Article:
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First NFL Training Camp: Philadelphia’s Vinny Curry doesn’t want to go back there

By Mark Eckel/Engagement Insider

For Vinny Curry it will never be that difficult again.

Curry, the Philadelphia Eagles’ fourth-year defensive end, laughs a little when talking about his first training camp with the team in 2012.

“We were up at Lehigh (University), staying in the dorms, waking up early as hell,’’ Curry said. “The rookies had to take a shuttle bus back and forth to practice. It was hard. It was tough. It was the hardest thing I’ve ever gone through.’’

Things have changed in terms of the Eagles’ training camp since Chip Kelly replaced Andy Reid as head coach. No longer does the team trek up to Bethlehem, Pa. and Lehigh, instead choosing to stay right at home in South Philadelphia at the NovaCare Complex.

And because of league rules, training camp has also been shortened both in terms of length of the day and length of the camp.

Curry, who was a second round pick out of the Eagles out of Marshall University, won’t forget that Summer of 2012.

“I’m a rookie coming into a defensive line with Jason Babin, who had 18 sacks the year before; Trent Cole had 11 sacks the years before. Cullen Jenkins had five and a half sacks,’’ Curry remembered. “And I’m supposed to be a sack guy, too. So you have to show them why you’re here; what you can do.’’

That isn’t as easy as it sounds, especially in Philadelphia where the team was coming off a disappointing season and the Reid Era was crashing to an end.

“As a rookie, in your first camp, you’re walking around and your head is on a swivel,’’ Curry said. “You’re always looking over your shoulder. You want to make that good impression, because you don’t know what’s going to happen next. It’s all new to you.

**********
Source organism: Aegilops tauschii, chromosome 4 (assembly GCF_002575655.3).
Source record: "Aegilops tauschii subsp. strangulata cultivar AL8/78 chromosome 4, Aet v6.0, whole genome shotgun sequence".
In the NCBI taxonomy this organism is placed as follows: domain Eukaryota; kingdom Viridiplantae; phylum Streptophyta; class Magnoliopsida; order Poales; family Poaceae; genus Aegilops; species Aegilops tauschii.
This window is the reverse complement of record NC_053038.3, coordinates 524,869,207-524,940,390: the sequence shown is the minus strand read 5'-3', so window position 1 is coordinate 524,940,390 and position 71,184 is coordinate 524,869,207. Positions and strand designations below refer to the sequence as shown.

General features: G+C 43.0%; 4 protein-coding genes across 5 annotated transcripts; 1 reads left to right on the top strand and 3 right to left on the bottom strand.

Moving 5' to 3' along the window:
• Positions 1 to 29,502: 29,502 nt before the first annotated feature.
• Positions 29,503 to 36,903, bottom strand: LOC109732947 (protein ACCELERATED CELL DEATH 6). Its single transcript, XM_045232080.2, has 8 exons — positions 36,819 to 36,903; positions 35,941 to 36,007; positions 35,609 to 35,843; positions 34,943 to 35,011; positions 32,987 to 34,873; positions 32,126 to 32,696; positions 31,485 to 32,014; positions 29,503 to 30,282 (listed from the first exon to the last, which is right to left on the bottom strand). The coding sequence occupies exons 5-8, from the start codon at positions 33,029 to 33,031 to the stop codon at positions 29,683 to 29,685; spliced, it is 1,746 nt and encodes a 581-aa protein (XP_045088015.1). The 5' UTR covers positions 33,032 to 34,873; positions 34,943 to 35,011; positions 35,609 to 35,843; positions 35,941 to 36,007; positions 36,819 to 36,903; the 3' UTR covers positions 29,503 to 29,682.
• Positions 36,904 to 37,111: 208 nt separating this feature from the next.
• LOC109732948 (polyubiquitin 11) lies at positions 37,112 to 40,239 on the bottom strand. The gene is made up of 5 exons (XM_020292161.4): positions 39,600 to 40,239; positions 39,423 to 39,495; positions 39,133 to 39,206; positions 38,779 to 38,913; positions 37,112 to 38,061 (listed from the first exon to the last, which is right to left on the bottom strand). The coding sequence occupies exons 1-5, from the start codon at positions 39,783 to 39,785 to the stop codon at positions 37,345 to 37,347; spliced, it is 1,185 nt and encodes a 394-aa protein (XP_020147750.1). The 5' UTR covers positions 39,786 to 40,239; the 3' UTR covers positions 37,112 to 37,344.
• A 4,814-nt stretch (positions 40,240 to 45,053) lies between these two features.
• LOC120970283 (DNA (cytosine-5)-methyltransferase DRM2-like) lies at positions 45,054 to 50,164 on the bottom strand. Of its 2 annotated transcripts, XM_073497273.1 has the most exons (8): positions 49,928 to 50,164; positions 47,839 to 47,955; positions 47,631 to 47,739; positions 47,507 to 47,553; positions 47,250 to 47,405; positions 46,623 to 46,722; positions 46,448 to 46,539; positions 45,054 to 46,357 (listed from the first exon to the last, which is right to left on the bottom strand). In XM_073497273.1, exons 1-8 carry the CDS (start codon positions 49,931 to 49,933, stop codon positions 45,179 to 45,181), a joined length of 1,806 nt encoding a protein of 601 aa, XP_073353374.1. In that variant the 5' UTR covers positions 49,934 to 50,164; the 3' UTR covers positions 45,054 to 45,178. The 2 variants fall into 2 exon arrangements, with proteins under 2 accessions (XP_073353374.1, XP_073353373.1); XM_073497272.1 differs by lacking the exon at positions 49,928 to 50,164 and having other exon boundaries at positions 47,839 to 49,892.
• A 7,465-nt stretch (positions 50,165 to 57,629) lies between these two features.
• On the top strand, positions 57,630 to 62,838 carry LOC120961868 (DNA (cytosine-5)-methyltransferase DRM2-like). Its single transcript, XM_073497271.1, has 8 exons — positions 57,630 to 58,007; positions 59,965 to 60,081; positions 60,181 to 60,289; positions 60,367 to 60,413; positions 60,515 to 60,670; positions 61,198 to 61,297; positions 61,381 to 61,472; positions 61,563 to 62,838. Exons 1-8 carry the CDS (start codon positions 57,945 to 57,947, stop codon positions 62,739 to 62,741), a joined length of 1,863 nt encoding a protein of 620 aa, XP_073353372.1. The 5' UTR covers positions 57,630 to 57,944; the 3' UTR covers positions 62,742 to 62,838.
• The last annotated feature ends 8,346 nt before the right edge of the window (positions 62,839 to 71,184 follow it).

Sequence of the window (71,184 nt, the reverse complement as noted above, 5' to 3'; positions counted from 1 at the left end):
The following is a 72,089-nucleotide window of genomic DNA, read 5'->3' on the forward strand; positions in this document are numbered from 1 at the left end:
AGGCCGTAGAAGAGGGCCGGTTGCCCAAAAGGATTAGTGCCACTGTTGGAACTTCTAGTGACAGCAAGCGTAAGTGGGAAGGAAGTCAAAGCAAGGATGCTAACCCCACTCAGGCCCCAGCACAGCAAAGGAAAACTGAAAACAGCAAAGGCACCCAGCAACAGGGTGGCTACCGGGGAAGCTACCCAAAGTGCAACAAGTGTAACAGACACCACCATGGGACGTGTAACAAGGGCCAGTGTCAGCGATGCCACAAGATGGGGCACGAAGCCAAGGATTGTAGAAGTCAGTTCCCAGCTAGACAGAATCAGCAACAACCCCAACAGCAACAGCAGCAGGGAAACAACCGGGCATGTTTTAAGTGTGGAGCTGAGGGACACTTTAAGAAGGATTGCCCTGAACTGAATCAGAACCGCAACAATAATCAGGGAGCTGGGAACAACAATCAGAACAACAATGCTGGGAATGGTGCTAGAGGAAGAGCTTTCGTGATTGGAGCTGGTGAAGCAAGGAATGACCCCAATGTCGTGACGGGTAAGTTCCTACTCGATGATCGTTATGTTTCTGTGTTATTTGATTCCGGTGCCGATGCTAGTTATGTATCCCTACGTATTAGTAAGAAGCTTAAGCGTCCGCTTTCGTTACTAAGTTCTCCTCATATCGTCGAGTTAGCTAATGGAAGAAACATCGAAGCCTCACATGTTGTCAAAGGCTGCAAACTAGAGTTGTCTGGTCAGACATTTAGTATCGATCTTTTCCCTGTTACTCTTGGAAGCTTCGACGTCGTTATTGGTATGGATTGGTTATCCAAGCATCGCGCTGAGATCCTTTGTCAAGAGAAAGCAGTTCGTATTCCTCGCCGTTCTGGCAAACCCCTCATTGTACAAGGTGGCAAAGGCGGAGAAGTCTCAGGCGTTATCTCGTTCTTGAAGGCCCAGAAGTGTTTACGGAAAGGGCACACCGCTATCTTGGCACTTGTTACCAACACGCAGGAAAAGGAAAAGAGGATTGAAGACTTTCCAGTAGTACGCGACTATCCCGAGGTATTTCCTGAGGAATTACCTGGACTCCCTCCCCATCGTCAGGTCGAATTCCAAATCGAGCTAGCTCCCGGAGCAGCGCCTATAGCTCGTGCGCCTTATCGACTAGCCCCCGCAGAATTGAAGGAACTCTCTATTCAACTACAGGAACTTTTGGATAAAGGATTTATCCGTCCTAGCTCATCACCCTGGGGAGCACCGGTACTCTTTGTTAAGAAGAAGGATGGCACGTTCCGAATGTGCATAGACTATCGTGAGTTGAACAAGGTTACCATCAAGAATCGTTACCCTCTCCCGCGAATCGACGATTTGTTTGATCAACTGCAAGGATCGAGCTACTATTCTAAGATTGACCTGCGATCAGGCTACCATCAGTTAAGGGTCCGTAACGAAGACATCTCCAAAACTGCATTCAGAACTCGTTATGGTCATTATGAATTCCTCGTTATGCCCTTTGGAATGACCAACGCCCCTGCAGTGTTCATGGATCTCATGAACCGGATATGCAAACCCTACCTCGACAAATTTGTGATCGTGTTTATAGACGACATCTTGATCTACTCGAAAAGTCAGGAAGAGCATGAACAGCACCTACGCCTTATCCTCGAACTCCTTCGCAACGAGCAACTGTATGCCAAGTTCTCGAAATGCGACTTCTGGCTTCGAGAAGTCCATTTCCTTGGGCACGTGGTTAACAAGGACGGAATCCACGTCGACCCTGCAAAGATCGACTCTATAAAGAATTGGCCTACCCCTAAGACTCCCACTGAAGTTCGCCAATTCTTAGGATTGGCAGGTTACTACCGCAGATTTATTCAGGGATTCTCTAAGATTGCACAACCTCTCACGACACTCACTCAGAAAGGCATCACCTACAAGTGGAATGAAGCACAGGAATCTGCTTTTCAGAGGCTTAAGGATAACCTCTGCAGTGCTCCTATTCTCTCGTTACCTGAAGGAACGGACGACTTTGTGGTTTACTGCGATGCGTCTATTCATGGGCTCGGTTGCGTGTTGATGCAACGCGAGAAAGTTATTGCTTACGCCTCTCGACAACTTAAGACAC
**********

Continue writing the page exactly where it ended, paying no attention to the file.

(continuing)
“You’re coming out of college as a star college player, and honestly in college they don’t work the star players that hard. Now you’re a rookie in the NFL and you have to work harder than ever. You’re a young guy and you’re working and working and the old guys are just looking at you.’’ 

It didn’t help matters when Curry sprained his ankle, an injury that would actually affect most of his rookie season. 

“I hurt my ankle and I tried to play and let on like it wasn’t bothering me, even though it was,’’ he said. “I didn’t want anyone to think I was hurt. But you learn. There’s the mental part of it, too.’’

Two veteran defensive ends with the team at the time Trent Cole and Darryl Tapp had the most influence on a young Curry.

“Those two guys helped me a lot, they still do,’’ Curry said. “I still go to them for advice. Right from the start they took me aside, gave me a lot of valuable advice that I still use. They just helped me all around with my game.’’

That help has turned Curry into one of the Eagles’ best pass rushers, if not one of the best in the NFC. Last year, his third season, Curry had nine sacks as a designated pass rusher. He finished second on the team, ninth in the conference and 10th among all defensive ends in sacks in 2014.  

“Each year (of camp) has gotten easier for me,’’ Curry says, he gets ready for his fourth camp to start Aug. 2. “It’s way different now, mainly, because you just know what to expect more each year. Now, you’re a veteran looking at the rookies and helping them.’’

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